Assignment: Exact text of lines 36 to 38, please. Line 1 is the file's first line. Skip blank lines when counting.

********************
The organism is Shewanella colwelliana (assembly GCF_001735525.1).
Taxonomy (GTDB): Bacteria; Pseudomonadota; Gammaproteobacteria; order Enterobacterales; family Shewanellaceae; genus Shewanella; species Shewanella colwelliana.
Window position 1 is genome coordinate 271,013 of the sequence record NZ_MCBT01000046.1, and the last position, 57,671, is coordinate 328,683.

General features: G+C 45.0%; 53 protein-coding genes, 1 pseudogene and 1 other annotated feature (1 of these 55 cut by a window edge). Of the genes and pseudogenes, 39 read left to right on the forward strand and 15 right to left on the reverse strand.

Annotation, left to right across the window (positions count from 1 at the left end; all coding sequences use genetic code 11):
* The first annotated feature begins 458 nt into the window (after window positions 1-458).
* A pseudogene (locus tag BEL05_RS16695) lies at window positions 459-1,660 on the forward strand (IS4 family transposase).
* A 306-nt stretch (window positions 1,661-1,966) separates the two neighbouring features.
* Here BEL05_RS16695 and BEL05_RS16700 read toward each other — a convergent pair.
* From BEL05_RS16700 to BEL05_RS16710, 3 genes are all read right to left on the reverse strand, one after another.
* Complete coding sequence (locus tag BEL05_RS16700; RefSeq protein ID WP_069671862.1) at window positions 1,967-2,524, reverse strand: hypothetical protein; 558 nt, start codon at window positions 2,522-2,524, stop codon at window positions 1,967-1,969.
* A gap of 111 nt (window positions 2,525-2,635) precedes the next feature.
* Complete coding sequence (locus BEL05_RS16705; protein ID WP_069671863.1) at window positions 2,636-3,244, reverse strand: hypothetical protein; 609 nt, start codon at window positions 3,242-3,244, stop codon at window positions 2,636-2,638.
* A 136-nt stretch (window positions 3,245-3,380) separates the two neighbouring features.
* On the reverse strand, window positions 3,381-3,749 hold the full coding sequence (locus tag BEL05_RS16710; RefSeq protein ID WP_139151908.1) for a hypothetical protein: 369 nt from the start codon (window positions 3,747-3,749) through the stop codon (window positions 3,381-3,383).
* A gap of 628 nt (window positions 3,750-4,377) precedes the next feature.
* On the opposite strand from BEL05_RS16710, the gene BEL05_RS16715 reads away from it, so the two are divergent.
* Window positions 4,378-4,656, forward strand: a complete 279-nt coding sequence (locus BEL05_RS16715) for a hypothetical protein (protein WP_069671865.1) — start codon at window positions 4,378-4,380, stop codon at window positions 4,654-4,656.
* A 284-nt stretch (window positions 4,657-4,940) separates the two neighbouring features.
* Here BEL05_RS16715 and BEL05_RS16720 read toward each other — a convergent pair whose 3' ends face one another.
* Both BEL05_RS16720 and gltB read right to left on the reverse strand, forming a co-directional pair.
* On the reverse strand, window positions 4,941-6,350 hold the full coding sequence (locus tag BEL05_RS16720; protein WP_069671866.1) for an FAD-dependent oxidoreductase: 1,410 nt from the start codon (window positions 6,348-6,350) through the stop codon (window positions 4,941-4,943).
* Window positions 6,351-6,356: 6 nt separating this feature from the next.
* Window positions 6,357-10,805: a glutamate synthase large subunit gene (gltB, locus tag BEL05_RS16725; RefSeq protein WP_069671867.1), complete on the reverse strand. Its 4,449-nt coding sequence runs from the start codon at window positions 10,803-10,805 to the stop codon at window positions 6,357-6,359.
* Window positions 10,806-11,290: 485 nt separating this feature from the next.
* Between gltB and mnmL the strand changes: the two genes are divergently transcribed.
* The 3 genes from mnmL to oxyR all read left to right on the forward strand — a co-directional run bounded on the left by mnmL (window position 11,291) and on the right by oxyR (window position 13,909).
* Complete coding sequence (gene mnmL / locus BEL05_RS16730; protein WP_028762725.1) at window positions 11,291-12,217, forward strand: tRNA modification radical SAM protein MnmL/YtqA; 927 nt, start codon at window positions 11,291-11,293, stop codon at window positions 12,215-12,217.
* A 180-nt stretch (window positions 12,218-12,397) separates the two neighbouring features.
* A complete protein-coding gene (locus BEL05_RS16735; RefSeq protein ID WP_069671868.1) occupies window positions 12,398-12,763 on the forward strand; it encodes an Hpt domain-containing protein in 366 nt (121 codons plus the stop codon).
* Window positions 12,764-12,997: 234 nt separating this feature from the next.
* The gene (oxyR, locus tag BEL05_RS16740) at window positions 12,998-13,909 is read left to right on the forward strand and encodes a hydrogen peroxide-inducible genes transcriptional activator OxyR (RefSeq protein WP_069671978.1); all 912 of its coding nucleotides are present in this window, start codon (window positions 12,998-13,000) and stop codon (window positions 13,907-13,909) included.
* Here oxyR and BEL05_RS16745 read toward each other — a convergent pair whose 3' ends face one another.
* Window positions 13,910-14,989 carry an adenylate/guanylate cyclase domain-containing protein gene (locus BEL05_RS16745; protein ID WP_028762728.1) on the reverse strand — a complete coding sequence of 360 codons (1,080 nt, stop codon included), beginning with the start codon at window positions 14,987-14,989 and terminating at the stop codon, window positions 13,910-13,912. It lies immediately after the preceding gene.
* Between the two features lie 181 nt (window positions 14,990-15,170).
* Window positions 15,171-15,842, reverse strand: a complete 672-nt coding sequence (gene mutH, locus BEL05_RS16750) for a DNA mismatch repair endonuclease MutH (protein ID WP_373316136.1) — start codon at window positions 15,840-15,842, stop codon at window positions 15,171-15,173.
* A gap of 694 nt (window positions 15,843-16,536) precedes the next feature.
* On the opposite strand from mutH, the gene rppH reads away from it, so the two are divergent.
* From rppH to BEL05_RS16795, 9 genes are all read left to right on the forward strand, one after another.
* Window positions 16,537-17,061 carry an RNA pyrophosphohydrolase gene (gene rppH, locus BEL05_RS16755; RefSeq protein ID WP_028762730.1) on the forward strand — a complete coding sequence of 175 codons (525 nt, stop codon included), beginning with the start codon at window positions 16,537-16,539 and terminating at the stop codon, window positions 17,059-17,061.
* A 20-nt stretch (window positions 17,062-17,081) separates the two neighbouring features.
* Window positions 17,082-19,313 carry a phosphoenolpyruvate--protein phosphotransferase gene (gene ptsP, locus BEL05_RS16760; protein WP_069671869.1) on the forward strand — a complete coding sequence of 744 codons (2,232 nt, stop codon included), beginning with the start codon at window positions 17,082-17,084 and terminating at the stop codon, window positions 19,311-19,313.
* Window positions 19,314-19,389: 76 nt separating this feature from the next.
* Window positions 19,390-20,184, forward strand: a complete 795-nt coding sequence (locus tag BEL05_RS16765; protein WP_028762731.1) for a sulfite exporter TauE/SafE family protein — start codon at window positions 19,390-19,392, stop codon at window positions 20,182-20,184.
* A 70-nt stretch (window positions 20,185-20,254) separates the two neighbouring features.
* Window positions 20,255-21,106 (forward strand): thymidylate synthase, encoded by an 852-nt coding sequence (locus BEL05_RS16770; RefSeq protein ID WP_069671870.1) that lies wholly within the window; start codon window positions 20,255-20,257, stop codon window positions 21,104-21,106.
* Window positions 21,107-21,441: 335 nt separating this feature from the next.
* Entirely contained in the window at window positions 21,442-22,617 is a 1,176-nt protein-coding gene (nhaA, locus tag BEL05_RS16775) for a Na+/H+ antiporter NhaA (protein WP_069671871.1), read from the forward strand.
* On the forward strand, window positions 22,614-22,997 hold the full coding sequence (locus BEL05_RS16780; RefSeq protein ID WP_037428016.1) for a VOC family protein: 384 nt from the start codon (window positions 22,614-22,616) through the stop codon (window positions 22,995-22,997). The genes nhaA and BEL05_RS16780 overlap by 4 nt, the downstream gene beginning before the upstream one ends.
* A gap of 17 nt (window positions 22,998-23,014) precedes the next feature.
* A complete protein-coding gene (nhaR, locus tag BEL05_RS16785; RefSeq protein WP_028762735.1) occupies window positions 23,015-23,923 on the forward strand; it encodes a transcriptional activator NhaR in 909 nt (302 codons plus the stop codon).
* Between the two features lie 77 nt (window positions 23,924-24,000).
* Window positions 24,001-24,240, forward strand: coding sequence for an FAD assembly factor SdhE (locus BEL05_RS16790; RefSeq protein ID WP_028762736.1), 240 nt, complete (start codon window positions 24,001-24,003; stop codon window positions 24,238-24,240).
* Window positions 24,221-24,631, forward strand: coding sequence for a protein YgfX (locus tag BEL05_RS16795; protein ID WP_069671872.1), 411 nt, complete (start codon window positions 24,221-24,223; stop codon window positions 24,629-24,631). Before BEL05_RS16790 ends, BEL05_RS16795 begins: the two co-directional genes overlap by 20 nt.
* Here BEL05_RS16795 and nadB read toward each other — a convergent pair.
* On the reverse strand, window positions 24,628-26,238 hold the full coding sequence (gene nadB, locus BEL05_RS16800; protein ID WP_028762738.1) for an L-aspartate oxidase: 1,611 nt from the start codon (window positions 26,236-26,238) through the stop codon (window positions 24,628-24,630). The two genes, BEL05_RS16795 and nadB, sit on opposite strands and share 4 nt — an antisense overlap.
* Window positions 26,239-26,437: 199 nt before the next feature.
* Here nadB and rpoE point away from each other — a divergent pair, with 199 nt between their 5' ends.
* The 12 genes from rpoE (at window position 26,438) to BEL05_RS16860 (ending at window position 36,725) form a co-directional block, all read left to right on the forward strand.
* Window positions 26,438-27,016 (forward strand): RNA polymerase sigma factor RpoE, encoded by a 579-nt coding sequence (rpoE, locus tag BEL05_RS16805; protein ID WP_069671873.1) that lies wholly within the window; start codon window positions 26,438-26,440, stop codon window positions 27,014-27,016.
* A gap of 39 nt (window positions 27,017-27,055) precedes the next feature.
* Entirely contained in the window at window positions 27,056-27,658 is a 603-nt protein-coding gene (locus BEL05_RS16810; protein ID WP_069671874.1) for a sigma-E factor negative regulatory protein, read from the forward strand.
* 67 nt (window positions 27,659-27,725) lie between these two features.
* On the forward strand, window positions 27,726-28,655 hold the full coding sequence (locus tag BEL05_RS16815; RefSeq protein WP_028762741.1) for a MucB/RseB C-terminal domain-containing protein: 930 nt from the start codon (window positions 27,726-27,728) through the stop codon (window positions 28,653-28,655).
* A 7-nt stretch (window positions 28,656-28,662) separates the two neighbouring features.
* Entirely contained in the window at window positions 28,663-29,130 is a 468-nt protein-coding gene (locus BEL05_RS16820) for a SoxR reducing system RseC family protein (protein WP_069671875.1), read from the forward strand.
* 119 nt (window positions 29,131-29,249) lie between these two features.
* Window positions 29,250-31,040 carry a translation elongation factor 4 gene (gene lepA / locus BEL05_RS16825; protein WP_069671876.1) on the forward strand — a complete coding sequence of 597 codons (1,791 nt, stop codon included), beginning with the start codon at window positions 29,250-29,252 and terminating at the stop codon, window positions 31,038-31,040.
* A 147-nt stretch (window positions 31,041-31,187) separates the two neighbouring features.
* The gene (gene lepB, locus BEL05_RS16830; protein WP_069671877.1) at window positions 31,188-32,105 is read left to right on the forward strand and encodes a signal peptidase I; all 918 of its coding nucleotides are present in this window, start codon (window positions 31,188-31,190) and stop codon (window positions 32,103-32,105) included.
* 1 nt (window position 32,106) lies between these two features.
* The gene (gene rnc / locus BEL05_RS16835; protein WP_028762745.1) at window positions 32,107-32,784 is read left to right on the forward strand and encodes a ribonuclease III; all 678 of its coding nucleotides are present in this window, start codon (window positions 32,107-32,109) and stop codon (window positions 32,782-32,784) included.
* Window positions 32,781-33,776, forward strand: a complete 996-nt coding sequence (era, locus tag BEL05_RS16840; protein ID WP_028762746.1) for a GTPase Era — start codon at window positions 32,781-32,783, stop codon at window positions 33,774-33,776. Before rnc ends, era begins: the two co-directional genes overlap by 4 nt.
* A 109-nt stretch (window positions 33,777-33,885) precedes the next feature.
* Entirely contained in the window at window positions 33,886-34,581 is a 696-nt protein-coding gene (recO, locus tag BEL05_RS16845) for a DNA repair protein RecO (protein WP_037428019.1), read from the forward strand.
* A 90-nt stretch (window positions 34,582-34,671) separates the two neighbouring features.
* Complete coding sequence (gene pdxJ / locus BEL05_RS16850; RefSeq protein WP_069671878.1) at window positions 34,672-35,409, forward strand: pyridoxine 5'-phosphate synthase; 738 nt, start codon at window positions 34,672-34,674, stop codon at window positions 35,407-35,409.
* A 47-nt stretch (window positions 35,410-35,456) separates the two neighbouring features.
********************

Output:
* Window positions 15,171-15,842, reverse strand: a complete 672-nt coding sequence (gene mutH, locus BEL05_RS16750) for a DNA mismatch repair endonuclease MutH (protein ID WP_373316136.1) — start codon at window positions 15,840-15,842, stop codon at window positions 15,171-15,173.
* A gap of 694 nt (window positions 15,843-16,536) precedes the next feature.
* On the opposite strand from mutH, the gene rppH reads away from it, so the two are divergent.